‘…the oldest and strongest emotion of mankind is fear, and the oldest and strongest kind of fear is fear of the unknown.’ (H.P. Lovecraft)
Katerina Bryant’s memoir, Hysteria, recounts her search for a diagnosis for chronic illness. Bryant was experiencing seizures, episodes that struck without warning and where she felt disconnected from her body.The seizures left her feeling anxious, exhausted and increasingly fearful of participating in ordinary activities. Continue reading →
Sample Saturday is when I wade through the eleventy billion samples I have downloaded on my Kindle. I’m slowly chipping away and deciding whether it’s buy or bye. This week, three from the list of books I was looking forward to in 2020: Continue reading →
How did people go on with their lives as though death weren’t all around them?
After reading Death in Her Hands by Ottessa Moshfegh, I decided that if I had to host one of those ‘choose five guests’ dinner parties, Ottessa would be on the list. She’s so weird. She’d probably make me a little nervous as a host… But I also reckon she’d have a ripping sense of humour. Continue reading →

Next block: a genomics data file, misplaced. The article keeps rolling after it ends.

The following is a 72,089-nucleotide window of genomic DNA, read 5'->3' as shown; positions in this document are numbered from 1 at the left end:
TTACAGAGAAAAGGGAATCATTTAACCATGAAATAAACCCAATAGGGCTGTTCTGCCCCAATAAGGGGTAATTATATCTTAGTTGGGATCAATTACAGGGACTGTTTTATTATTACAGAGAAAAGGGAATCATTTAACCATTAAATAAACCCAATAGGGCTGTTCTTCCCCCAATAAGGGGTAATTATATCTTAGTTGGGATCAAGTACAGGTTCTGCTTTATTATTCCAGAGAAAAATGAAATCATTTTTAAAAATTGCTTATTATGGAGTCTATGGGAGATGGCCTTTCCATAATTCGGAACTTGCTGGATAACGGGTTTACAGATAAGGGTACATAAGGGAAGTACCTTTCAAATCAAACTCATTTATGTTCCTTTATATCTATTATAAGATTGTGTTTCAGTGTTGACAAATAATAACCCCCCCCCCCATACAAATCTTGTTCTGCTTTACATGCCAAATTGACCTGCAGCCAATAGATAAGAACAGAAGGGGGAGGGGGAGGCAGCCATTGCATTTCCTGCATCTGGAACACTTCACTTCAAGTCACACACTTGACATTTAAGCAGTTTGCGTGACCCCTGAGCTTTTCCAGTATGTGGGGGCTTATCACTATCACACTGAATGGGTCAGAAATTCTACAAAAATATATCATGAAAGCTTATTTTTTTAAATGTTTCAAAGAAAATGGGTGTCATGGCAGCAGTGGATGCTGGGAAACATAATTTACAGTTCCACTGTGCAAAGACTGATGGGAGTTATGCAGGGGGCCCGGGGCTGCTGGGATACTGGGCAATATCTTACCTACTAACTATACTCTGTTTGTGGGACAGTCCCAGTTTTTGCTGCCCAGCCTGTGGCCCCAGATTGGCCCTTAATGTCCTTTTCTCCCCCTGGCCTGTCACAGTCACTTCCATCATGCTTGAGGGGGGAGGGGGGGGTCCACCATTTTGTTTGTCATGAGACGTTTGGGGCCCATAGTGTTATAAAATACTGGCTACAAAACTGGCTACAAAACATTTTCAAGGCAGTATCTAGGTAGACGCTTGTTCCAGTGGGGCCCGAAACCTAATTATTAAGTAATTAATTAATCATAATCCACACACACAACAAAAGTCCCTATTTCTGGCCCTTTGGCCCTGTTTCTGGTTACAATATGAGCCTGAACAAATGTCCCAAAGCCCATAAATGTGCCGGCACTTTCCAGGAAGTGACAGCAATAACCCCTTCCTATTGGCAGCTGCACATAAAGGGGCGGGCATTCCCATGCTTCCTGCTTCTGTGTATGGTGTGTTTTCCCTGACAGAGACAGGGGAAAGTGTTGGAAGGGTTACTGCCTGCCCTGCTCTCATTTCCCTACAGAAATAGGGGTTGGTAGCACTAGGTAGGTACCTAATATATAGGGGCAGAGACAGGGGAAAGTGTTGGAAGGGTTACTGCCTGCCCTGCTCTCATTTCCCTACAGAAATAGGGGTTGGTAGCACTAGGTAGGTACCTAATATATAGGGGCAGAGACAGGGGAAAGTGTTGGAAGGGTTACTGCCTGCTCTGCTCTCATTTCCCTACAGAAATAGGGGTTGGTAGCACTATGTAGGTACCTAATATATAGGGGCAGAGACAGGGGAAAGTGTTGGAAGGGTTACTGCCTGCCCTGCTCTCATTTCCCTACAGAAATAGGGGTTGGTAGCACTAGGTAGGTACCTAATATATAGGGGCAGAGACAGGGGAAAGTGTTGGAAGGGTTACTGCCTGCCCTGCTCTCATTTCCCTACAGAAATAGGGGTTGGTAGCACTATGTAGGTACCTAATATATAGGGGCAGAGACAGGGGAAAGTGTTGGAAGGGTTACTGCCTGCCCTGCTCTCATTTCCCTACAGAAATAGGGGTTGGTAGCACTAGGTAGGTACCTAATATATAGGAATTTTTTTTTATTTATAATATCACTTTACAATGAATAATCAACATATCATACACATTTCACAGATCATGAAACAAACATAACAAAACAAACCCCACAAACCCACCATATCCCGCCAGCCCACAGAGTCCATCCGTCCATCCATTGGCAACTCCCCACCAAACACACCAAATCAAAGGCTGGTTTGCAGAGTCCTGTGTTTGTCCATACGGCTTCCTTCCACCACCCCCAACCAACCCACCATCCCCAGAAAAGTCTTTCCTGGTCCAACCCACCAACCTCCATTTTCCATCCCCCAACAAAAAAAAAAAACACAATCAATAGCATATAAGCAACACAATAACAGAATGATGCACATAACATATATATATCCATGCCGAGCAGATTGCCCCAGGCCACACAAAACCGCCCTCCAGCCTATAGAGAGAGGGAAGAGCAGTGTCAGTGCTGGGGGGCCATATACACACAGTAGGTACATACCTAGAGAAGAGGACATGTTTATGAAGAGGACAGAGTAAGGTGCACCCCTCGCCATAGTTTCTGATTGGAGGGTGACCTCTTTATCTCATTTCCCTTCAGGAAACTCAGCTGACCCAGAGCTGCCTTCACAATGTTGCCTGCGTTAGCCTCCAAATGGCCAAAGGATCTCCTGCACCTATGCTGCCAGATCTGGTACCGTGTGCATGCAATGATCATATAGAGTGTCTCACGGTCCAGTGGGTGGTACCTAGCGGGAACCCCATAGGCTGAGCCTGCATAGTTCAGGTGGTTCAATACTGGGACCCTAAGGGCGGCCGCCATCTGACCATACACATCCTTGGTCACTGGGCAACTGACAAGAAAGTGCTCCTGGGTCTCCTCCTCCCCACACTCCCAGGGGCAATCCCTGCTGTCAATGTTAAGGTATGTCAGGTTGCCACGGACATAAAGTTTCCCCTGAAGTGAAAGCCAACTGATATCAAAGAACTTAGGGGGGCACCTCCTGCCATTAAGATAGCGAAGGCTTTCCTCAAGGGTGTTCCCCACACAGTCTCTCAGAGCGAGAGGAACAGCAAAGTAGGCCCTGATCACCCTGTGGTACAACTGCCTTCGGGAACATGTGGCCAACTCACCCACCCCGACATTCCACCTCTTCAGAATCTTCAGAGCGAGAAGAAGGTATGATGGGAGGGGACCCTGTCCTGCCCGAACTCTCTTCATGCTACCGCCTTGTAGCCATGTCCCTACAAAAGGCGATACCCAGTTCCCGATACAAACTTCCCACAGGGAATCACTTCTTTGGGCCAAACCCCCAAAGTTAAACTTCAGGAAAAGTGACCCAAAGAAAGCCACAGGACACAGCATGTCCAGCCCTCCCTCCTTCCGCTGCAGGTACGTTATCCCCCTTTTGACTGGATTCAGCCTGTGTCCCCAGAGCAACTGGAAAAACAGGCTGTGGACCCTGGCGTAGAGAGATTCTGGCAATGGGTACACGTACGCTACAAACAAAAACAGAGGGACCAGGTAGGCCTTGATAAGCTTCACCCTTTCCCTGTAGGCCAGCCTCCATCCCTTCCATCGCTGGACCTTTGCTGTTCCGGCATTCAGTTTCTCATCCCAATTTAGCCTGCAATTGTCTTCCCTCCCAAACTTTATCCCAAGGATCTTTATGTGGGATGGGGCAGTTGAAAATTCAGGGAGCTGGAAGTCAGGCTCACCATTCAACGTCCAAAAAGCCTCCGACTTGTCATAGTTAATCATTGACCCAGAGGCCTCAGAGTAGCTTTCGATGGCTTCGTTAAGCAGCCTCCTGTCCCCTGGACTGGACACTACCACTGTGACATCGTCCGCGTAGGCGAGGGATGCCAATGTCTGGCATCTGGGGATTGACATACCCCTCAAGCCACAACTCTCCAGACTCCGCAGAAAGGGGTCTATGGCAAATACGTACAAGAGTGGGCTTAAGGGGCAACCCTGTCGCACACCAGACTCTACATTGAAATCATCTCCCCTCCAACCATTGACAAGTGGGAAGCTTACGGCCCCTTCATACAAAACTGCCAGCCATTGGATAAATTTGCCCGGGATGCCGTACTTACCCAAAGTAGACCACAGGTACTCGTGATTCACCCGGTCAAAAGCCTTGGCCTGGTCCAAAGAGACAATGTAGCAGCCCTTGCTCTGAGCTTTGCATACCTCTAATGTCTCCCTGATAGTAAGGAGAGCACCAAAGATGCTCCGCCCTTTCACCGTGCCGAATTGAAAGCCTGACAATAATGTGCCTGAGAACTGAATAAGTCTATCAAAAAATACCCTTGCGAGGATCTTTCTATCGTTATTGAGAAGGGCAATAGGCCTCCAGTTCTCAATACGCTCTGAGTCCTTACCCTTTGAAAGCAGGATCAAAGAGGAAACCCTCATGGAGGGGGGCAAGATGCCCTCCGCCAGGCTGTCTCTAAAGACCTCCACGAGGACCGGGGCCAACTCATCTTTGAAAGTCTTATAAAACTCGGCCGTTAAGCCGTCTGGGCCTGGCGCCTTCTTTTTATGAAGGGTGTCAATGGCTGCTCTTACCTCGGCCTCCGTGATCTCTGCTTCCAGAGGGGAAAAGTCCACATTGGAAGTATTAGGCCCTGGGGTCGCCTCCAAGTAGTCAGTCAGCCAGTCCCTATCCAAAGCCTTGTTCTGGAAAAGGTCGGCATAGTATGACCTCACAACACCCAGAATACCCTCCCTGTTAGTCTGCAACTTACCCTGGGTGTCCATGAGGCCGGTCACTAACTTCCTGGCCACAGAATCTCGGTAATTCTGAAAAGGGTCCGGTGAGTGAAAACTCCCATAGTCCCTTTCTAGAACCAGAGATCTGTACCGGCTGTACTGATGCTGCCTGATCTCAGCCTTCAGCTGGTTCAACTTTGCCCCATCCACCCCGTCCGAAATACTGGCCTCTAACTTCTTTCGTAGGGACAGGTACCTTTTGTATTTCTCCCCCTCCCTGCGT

Natasha describes the events leading to her mother’s violent death, and how her experience of grief and trauma has shaped her work (Trethewey is a Pulitzer Prize–winning poet).
Three decades is a long time to get to know the contours of loss, to become intimate with one’s own bereavement. You get used to it. Most days it is a distant thing, always on the horizon, sailing toward me with it’s difficult cargo.Continue reading →
There were stories in Leslie Jamison’s first essay collection, The Empathy Exams, that I still think about more than five years after reading them. And it’s remarkable how regularly I refer others to particular essays written by Jamison. I suspect it will be the same with her latest collection, Make it Scream, Make it Burn.
01. I don’t follow US politics in great detail but I certainly wasn’t going to say no to my daughter crocheting a Bernie with Mittens for me.
02. And another lockdown… which isn’t making me happy, however, I’ve used the first two days to clear out my study (I was ruthless!). And I laughed at this (cue interpretive angst dance). Continue reading →